Judiciary has become an important issue this year due to many landmark judgements (Sabarimala, Adultery, Triple Talaq) and also many important cases lying with it (Ayodhya issue). The other aspect of Judiciary in news over the past few years has been the related to the burden of cases and pendency. The above article is related to the second aspect. Oral mentioning becomes prominent when linked to Article 145 which has been in news owing to CJI being the Master of the Roster issue.
Supreme court has done away with oral mentioning
Placing it in the syllabus
Structure, organization and functioning of the Executive and the Judiciary
- Issue of pendency of cases in Judiciary
- Powers of Judiciary under Article 145
- Recent steps taken to address the issue of pendency
- CJI as the Master of the Roster
- Oral Mentioning and its removal
What is oral mentioning?
Oral mentioning is a convention by which lawyers short-circuit the long-winded filing procedures and make a direct appeal to the CJI, who is the court’s administrative head and Master of Roster, for early hearing.
- Doing away with oral mentioning will help to save time, for example for over an hour everyday, the CJI is made to read the case papers just to see whether a case mentioned is important enough to deserve an urgent hearing this is a waste of judicial time.
- Double payment of fees by the litigant is not required, in the process, the litigant suffered two sets of fees, one for the ‘mentioning’ and the other during the admission hearing. In many such matters where urgent interim orders are to be obtained, the litigant often requests for engaging senior counsel to present his case thereby quadrupling his litigation expenses.
What is it now being done ?
- As mentioned by CJI, the practice of oral mentioning is to be done away with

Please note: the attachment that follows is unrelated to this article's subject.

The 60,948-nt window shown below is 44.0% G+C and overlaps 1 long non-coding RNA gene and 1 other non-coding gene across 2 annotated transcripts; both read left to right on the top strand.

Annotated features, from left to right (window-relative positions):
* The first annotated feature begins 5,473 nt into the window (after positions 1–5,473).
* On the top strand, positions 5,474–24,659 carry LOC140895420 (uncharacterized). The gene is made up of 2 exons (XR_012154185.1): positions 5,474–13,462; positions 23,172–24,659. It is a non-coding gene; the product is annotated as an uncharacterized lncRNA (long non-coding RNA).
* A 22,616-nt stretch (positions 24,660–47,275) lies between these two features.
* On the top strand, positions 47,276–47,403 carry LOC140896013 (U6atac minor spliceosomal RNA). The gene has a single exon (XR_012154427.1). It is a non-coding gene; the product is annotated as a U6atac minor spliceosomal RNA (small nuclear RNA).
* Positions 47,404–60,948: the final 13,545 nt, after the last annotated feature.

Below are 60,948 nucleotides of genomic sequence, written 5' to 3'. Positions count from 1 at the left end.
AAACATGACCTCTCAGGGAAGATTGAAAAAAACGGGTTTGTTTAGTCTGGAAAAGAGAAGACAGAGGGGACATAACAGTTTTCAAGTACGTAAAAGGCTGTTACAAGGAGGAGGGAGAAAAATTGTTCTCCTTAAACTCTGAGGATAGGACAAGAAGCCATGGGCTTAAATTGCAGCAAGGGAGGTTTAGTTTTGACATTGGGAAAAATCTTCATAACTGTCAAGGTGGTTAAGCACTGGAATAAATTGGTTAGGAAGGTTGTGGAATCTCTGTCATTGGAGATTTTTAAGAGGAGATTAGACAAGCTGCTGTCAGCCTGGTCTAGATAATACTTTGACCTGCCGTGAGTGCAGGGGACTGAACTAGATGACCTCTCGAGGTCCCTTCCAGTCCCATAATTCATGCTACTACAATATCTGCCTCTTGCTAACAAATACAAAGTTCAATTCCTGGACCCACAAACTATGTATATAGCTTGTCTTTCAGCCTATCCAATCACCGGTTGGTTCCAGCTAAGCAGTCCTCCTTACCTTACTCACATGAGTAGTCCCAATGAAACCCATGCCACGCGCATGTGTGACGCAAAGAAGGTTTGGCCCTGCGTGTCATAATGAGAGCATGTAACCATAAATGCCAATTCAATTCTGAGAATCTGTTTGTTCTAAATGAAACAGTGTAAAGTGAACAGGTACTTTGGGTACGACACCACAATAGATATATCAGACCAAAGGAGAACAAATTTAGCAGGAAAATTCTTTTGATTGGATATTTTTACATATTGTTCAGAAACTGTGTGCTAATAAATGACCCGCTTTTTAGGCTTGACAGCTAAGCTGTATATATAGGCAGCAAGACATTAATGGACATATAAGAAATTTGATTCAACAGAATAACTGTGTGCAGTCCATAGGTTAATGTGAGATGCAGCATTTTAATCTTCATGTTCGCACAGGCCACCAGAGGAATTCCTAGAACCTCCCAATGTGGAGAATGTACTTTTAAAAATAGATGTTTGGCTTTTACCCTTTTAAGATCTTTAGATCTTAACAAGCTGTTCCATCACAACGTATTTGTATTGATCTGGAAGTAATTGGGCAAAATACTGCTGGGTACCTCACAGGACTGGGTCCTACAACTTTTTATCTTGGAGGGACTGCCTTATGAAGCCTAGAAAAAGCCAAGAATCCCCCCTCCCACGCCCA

- Concerned lawyers could make mention before the Registrar to have their cases listed
- The Supreme Court has notified new norms for listing of cases, as informed by a circular issued by the SC Registrar. According to the circular :
- Fresh matters verified on Friday in the post lunch session and also on Saturday, Monday and Tuesday(till pre-lunch session, i.e till 1 PM) will be listed on next Friday.
- Fresh matters verified on Tuesday in the post lunch session and also on Wednesday, Thursday and Friday(till pre-lunch session, i.e till 1 PM) will be listed on next Monday.
What is Article 145 ?
- Article 145(1) of the Constitution provides that subject to the provisions of any law made by Parliament, the Supreme Court may from time to time, with the approval of the President, make rules for regulating generally the practice and procedure of the court.
- As head of the Supreme Court, the Chief Justice is responsible for the allocation of cases and appointment of Constitutional benches which deal with important matters of law. In accordance with Article 145 of the Constitution of India and the Supreme Court Rules of Procedure of 1966, the Chief Justice allocates all work to the other judges who are bound to refer the matter back to him or her (for re-allocation) in any case where they require it to be looked into by a larger bench of more judges.
CJI as the Master of the Roster
- The Supreme Court of India consists of Chief Justice of India and its other puisne judges. It is well settled that in discharge of judicial functions, the CJI and other judges exercise the same powers. The CJI is always the senior-most judge of the court. It has, therefore, been said that on the judicial side, the CJI is only first among equals. But following the judgment of the three-judge bench in Prakash Chand, it has further been held that as far as the roster is concerned, which is an administrative function, the Chief Justice is the ‘master of the roster’ and he alone has the prerogative to constitute the benches of the court and allocate cases to the benches so constituted.
- As the ‘master of the roster CJI is empowered to make norms or rules for the functioning of the Supreme Court as well as oral mentioning in the court